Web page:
Leahy: Senate Must Support All Victims Of Human Trafficking

Anti-Trafficking Bills Reported by SJC Do Not Include Protections For Runaway & Homeless Youth

WASHINGTON (Thursday, February 26, 2015) –The Senate Judiciary Committee on Thursday advanced legislation to combat human trafficking, two days after the panel heard compelling testimony on the need to pass meaningful legislation to prevent vulnerable youth from becoming targets of trafficking and sexual exploitation. However, the measures approved today fall short of protecting the runaway and homeless youth who are among the most vulnerable to human trafficking.


Ranking Member Patrick Leahy (D-Vt.), who has long worked on legislation to combat human trafficking and is the author of the bipartisan Runaway and Homeless Youth and Trafficking Prevention Act (S. 262), with Senator Susan Collins (R-Maine), said they would fight for the full Senate to take up and pass their bill.


Leahy said:  “What the Senate Judiciary Committee reported today is less supportive of the fight against human trafficking than what we passed last year.  It is only a part of what the Senate needs to pass.  If we are serious about addressing this problem we must also do all we can to stop this devastating crime from happening in the first place.”


Prior to Thursday’s markup, Leahy sought to incorporate his legislation coauthored with Collins into the broader trafficking package that was ultimately approved by the committee.  Despite the Leahy-Collins bill having overwhelming support last year in the Committee, it was met with opposition by Committee Republicans this year because of its nondiscrimination language to ensure all youth can receive services regardless of their sexual orientation. Instead, the Committee passed an amendment by the chairman, Senator Chuck Grassley (R-Iowa), that amends an expired program without reauthorizing it.


As the Senate prepares to consider anti-trafficking legislation on the floor as early as next week, Leahy said he would continue to press for Senators to support his bipartisan bill.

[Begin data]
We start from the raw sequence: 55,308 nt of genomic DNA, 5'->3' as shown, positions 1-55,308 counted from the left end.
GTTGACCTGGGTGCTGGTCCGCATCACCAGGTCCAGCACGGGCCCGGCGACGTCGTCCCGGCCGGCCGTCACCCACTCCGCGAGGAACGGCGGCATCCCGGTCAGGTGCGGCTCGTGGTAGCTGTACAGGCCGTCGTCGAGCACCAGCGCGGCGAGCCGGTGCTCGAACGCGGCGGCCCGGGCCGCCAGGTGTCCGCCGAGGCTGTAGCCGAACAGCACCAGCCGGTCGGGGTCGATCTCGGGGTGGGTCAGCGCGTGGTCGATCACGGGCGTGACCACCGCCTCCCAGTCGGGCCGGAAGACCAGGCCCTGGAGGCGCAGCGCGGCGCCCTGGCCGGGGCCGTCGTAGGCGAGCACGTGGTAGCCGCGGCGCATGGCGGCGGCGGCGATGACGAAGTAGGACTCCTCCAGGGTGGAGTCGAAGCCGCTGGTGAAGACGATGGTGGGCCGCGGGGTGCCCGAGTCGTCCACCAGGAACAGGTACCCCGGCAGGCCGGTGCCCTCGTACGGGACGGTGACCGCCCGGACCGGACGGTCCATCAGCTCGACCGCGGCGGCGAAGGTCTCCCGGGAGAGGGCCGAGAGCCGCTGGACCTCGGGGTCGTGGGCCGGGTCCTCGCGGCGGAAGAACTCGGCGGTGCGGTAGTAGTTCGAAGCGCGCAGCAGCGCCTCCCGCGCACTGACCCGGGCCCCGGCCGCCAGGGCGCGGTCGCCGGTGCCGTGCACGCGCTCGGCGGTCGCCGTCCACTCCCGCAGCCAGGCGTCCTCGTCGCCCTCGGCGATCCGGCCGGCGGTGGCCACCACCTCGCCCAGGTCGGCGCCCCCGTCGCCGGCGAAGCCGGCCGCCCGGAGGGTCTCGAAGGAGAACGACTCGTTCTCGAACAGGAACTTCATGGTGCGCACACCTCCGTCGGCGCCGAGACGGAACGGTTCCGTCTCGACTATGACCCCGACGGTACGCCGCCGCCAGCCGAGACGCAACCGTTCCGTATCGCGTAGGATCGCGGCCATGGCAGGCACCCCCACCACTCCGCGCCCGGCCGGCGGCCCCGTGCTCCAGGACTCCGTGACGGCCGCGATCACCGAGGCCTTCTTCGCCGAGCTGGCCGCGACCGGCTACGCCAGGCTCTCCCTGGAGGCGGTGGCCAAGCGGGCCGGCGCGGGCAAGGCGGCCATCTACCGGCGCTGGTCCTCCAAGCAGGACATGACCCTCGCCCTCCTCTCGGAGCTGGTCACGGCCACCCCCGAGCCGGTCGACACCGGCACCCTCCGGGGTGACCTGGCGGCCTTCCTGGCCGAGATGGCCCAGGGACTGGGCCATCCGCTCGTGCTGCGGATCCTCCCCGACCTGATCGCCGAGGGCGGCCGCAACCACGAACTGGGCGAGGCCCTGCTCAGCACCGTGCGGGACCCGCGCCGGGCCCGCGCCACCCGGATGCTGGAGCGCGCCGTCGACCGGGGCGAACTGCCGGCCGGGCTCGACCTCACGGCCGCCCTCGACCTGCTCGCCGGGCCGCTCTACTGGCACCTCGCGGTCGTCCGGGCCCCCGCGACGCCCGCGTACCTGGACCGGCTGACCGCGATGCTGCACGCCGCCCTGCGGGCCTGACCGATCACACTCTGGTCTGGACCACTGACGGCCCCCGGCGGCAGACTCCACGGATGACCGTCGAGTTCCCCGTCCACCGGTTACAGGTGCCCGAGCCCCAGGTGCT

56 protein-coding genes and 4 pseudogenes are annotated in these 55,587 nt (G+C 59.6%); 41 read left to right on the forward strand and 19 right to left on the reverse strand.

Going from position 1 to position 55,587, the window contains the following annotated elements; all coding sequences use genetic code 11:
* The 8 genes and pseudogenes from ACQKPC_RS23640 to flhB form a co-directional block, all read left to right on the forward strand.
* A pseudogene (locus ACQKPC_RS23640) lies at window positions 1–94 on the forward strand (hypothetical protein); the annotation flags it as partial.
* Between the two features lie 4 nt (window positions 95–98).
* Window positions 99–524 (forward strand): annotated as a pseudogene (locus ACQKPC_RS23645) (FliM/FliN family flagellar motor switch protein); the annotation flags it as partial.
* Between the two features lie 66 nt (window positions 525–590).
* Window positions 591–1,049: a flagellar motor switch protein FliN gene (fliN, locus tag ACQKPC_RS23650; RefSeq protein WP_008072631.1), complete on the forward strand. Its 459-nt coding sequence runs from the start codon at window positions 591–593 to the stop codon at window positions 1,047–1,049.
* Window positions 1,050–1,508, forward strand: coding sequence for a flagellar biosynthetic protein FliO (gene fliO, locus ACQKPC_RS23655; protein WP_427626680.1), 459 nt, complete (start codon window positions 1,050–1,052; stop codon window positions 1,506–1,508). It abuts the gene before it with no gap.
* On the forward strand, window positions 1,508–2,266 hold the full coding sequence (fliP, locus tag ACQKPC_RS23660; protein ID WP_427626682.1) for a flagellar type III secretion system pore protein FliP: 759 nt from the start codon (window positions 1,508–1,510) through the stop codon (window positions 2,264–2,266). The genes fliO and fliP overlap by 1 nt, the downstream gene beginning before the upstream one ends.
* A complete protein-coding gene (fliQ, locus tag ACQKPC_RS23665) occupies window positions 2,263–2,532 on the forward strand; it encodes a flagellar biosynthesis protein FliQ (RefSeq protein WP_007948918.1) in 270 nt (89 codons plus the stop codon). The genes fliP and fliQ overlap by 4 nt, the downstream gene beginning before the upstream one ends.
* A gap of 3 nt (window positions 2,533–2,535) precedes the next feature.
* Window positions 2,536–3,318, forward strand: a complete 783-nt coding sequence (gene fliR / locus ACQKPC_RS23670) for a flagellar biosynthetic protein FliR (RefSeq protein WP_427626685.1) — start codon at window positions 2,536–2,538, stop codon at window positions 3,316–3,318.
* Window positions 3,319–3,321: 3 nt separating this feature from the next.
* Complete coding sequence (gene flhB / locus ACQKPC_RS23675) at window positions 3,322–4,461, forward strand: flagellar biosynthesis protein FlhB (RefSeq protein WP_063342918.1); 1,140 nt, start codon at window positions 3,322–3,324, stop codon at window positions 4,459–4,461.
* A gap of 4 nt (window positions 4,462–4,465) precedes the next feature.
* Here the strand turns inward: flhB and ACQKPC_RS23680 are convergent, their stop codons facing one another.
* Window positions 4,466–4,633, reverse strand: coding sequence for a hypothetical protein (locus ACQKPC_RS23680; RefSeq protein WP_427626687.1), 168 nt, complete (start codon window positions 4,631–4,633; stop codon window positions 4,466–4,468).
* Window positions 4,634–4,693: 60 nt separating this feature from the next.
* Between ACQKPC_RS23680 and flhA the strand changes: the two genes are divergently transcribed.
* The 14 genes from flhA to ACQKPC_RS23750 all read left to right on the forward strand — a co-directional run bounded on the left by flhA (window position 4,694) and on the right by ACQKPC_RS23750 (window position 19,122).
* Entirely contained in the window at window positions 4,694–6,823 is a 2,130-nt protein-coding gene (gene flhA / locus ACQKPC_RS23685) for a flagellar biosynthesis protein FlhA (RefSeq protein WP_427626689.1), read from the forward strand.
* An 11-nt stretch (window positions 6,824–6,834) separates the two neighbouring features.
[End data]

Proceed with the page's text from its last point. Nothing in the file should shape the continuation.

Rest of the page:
“There may be a way to come to an agreement on this important anti-discrimination language,” Leahy said.  “Regardless, Senator Collins and I will insist on our bill being considered as an amendment on the floor once what is reported today is brought up for consideration.  I support efforts to combat trafficking and to protect all victims, and I will continue to work with the authors of other trafficking bills and with Senator Collins to make sure our prevention legislation receives a vote by the full Senate.”


At a Judiciary Committee hearing earlier this week, four women Senators including Collins voiced their strong support for legislation to protect runaway and homeless youth. Senators Barbara Mikulski (D-Md.), Kirsten Gillibrand (D-N.Y.), and Kelly Ayotte (R-N.H.) also spoke in support of the legislation at Tuesday’s hearing, which was scheduled at the request of all 20 women Senators.


The Committee also heard Tuesday from Jayne Bigelsen, who leads the anti-trafficking initiative at Covenant House in New York. A 2013 study by her organization that found that 1 in 4 homeless youth became a victim of sex trafficking or was forced to provide sex for survival needs, such as food or a place to sleep. Of these victims, about half reported that the number one reason they had been drawn into commercial sexual activity was because they did not have a safe place to sleep. She also told Senators that “we believe LGBTQ youth are at even higher risk for trafficking.”


Also testifying at the Committee’s hearing Tuesday was trafficking survivor and advocate Holly Austin Smith, who said: “Many survivors, including myself, agree that policies on prevention should be one of our highest priorities, which is why it should also be a priority for policymakers.”


The Runaway and Homeless Youth and Trafficking Prevention Act has 17 bipartisan cosponsors in the Senate. It is supported by the National Network for Youth, the Alliance to End Slavery and Trafficking, the True Colors Fund, the Center for American Progress, and the Human Rights Campaign, among many others. 


A copy of the Leahy-Collins bill is also available online


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